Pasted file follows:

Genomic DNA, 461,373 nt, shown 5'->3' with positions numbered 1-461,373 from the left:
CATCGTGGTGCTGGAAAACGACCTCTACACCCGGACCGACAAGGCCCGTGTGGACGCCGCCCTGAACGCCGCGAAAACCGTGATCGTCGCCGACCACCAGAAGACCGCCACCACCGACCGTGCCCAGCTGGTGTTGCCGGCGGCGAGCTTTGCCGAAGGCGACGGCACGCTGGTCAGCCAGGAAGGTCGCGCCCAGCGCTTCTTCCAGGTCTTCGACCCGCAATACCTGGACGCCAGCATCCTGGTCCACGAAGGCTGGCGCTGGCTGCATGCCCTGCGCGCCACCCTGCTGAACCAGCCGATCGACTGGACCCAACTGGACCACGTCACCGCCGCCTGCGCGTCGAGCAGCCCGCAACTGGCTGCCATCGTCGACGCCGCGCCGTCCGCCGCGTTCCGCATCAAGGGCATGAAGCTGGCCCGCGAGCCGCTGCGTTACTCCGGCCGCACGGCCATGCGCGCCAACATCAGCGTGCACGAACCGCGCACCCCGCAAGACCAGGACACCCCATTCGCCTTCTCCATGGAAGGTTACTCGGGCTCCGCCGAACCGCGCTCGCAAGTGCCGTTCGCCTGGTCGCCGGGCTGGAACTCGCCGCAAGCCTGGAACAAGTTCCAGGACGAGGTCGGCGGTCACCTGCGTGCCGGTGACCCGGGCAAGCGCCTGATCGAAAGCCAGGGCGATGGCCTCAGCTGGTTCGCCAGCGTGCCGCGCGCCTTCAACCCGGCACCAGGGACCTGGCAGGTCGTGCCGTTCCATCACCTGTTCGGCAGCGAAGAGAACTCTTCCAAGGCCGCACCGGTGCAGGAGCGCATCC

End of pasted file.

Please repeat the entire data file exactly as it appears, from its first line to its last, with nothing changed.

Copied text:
Genomic DNA, 461,373 nt, shown 5'->3' with positions numbered 1-461,373 from the left:
CATCGTGGTGCTGGAAAACGACCTCTACACCCGGACCGACAAGGCCCGTGTGGACGCCGCCCTGAACGCCGCGAAAACCGTGATCGTCGCCGACCACCAGAAGACCGCCACCACCGACCGTGCCCAGCTGGTGTTGCCGGCGGCGAGCTTTGCCGAAGGCGACGGCACGCTGGTCAGCCAGGAAGGTCGCGCCCAGCGCTTCTTCCAGGTCTTCGACCCGCAATACCTGGACGCCAGCATCCTGGTCCACGAAGGCTGGCGCTGGCTGCATGCCCTGCGCGCCACCCTGCTGAACCAGCCGATCGACTGGACCCAACTGGACCACGTCACCGCCGCCTGCGCGTCGAGCAGCCCGCAACTGGCTGCCATCGTCGACGCCGCGCCGTCCGCCGCGTTCCGCATCAAGGGCATGAAGCTGGCCCGCGAGCCGCTGCGTTACTCCGGCCGCACGGCCATGCGCGCCAACATCAGCGTGCACGAACCGCGCACCCCGCAAGACCAGGACACCCCATTCGCCTTCTCCATGGAAGGTTACTCGGGCTCCGCCGAACCGCGCTCGCAAGTGCCGTTCGCCTGGTCGCCGGGCTGGAACTCGCCGCAAGCCTGGAACAAGTTCCAGGACGAGGTCGGCGGTCACCTGCGTGCCGGTGACCCGGGCAAGCGCCTGATCGAAAGCCAGGGCGATGGCCTCAGCTGGTTCGCCAGCGTGCCGCGCGCCTTCAACCCGGCACCAGGGACCTGGCAGGTCGTGCCGTTCCATCACCTGTTCGGCAGCGAAGAGAACTCTTCCAAGGCCGCACCGGTGCAGGAGCGCATCC